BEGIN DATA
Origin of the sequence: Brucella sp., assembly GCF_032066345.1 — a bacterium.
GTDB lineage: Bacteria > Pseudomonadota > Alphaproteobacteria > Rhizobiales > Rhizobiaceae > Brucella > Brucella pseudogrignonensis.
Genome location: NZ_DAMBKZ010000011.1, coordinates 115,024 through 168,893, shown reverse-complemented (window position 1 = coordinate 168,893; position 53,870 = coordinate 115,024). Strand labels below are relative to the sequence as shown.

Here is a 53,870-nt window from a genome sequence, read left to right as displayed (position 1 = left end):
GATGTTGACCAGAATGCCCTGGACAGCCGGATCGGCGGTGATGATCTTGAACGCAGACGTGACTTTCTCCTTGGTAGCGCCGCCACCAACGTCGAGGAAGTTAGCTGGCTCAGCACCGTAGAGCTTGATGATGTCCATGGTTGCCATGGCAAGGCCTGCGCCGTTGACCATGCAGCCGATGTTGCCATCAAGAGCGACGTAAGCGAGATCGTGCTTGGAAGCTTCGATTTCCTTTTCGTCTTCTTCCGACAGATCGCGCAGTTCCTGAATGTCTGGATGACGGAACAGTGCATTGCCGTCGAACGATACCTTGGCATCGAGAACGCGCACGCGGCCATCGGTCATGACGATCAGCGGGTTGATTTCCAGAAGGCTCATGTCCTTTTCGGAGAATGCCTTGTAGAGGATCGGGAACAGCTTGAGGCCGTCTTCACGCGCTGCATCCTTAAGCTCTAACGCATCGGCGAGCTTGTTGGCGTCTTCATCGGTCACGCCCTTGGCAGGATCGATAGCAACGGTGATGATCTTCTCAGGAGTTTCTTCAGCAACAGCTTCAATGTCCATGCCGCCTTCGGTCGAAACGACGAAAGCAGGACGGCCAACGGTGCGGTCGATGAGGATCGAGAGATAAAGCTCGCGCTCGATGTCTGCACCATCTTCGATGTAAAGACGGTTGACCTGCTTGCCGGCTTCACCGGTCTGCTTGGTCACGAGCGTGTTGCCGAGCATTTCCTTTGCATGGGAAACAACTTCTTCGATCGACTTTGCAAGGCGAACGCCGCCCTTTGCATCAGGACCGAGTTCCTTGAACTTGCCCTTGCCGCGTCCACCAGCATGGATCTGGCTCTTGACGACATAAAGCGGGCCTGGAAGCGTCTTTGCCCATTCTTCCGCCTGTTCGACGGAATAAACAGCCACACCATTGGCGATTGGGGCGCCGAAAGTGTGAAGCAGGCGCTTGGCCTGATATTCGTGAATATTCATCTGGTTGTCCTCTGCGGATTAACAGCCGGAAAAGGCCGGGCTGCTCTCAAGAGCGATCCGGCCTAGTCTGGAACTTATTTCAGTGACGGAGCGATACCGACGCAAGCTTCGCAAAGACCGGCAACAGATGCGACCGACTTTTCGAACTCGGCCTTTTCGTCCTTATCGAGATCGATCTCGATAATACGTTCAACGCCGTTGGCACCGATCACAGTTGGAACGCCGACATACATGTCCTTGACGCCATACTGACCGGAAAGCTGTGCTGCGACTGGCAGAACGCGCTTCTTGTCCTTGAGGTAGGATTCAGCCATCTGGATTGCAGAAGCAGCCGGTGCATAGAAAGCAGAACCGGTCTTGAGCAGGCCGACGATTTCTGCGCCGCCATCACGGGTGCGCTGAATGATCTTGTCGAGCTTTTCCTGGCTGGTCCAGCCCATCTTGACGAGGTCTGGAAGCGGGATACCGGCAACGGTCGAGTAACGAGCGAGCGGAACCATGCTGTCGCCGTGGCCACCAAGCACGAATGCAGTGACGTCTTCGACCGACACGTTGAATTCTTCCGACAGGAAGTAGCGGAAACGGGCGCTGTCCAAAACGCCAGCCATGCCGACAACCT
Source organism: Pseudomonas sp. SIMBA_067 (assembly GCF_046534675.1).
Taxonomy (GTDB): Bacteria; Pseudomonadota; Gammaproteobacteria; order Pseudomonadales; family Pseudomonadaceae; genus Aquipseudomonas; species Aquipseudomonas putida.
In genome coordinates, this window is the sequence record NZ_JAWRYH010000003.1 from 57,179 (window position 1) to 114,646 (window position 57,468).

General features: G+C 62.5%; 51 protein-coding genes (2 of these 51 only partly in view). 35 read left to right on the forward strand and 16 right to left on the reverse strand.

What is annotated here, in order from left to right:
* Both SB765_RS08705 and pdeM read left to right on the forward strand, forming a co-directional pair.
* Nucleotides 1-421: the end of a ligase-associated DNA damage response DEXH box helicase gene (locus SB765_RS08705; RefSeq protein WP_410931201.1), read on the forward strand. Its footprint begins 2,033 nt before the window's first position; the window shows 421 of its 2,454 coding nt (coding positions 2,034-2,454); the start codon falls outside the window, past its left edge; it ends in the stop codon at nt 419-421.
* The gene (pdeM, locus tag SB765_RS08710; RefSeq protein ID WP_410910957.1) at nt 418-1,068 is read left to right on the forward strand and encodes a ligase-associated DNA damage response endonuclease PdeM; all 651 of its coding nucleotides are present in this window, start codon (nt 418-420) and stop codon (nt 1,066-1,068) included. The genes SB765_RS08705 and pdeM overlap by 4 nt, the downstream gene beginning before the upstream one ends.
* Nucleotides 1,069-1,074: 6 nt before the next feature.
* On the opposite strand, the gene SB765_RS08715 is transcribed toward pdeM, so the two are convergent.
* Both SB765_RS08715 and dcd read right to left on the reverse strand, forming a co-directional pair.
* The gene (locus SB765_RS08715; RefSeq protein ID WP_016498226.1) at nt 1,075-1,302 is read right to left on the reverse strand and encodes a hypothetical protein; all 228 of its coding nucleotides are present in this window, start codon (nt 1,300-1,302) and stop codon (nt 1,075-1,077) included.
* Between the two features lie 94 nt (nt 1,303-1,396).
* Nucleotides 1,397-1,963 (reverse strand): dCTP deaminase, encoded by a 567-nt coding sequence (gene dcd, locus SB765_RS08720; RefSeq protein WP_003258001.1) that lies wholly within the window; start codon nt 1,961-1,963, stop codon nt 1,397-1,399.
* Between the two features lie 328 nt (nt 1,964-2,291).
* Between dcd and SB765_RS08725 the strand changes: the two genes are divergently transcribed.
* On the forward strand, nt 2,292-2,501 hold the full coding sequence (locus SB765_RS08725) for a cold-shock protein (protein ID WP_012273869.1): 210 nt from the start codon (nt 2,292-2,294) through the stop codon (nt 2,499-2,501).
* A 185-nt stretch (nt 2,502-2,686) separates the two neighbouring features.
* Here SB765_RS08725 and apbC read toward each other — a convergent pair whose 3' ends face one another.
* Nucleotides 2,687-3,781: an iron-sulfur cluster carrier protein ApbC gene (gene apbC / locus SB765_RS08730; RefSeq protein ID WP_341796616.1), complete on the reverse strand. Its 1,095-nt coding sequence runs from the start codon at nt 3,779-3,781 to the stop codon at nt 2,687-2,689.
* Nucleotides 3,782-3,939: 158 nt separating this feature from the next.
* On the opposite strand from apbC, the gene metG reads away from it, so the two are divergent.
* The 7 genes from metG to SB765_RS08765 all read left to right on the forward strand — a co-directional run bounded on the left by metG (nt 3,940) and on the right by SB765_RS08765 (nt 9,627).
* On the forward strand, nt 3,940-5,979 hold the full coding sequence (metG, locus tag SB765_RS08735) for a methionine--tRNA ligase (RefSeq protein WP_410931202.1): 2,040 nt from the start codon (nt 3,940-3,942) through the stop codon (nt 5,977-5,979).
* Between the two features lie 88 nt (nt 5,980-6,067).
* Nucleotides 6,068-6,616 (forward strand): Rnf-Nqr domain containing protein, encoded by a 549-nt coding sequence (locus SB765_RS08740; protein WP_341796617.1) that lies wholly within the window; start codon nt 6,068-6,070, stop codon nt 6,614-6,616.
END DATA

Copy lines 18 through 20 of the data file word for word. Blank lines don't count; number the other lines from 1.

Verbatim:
* Between the two features lie 94 nt (nt 1,303-1,396).
* Nucleotides 1,397-1,963 (reverse strand): dCTP deaminase, encoded by a 567-nt coding sequence (gene dcd, locus SB765_RS08720; RefSeq protein WP_003258001.1) that lies wholly within the window; start codon nt 1,961-1,963, stop codon nt 1,397-1,399.
* Between the two features lie 328 nt (nt 1,964-2,291).